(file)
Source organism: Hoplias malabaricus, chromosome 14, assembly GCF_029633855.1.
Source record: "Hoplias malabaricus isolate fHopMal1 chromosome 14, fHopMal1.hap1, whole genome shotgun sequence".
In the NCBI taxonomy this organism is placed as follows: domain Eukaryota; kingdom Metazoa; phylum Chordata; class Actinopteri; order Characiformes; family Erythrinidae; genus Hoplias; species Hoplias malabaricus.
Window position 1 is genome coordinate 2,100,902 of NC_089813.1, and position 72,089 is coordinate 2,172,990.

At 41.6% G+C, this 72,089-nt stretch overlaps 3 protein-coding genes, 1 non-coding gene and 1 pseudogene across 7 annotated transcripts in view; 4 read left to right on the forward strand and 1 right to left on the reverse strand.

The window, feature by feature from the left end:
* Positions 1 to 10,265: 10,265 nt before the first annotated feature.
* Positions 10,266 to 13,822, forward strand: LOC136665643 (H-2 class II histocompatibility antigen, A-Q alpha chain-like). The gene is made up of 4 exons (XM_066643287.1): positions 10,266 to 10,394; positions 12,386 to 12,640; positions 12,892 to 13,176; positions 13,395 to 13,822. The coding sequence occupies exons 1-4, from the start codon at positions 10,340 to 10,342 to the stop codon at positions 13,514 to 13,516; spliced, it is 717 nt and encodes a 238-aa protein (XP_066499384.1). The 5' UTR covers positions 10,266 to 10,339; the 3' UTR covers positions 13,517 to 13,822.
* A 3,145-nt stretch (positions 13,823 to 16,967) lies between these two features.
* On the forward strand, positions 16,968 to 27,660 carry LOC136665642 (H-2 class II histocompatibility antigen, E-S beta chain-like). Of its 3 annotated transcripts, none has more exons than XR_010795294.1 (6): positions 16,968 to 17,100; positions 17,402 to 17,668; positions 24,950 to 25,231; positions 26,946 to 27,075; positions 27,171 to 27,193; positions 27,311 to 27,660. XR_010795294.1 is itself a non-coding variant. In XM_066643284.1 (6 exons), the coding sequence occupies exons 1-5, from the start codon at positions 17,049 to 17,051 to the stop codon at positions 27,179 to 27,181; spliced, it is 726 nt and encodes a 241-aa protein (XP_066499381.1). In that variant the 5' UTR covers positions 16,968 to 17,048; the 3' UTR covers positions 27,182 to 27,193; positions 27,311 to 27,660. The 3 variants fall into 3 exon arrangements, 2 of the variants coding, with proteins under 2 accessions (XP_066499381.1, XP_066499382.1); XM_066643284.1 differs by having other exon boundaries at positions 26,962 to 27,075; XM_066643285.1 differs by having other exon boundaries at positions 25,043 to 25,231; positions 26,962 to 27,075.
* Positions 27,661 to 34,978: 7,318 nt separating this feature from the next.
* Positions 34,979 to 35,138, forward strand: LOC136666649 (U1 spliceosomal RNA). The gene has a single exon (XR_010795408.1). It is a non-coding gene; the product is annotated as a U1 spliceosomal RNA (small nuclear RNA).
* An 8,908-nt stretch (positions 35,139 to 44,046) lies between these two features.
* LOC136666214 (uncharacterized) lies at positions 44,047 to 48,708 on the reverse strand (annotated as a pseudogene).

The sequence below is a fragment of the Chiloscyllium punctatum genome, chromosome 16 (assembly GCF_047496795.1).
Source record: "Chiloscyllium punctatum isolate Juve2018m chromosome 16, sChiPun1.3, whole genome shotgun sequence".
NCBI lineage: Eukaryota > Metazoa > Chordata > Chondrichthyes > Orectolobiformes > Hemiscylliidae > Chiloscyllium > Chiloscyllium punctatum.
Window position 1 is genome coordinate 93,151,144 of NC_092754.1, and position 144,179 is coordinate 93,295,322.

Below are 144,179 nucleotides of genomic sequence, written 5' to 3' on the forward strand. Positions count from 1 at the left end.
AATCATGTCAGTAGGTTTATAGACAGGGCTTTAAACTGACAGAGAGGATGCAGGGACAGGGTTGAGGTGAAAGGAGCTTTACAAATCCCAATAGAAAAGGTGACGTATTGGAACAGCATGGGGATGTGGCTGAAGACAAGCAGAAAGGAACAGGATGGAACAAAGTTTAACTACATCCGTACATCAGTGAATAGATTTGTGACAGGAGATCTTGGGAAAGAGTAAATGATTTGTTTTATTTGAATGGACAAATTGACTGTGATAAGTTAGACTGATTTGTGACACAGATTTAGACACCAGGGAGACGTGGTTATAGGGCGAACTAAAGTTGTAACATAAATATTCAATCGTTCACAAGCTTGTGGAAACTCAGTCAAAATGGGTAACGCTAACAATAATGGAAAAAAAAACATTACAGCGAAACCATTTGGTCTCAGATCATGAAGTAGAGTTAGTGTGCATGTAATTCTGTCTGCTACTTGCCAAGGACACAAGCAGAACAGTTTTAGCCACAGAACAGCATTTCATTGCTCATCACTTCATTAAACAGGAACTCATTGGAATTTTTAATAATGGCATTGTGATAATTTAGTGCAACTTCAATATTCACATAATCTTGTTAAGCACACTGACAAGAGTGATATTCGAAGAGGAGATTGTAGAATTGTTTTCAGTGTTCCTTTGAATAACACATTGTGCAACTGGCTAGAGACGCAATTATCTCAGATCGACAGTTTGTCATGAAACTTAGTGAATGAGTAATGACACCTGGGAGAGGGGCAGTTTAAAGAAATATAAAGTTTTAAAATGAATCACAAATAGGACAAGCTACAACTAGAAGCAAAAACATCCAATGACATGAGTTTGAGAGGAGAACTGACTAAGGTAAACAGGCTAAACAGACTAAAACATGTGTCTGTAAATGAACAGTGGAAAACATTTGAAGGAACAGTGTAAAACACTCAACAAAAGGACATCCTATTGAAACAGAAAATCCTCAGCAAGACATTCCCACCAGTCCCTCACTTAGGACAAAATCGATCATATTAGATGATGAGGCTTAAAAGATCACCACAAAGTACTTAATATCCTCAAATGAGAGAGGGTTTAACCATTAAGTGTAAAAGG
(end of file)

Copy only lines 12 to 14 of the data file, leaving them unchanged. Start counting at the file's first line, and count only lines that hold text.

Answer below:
* Positions 34,979 to 35,138, forward strand: LOC136666649 (U1 spliceosomal RNA). The gene has a single exon (XR_010795408.1). It is a non-coding gene; the product is annotated as a U1 spliceosomal RNA (small nuclear RNA).
* An 8,908-nt stretch (positions 35,139 to 44,046) lies between these two features.
* LOC136666214 (uncharacterized) lies at positions 44,047 to 48,708 on the reverse strand (annotated as a pseudogene).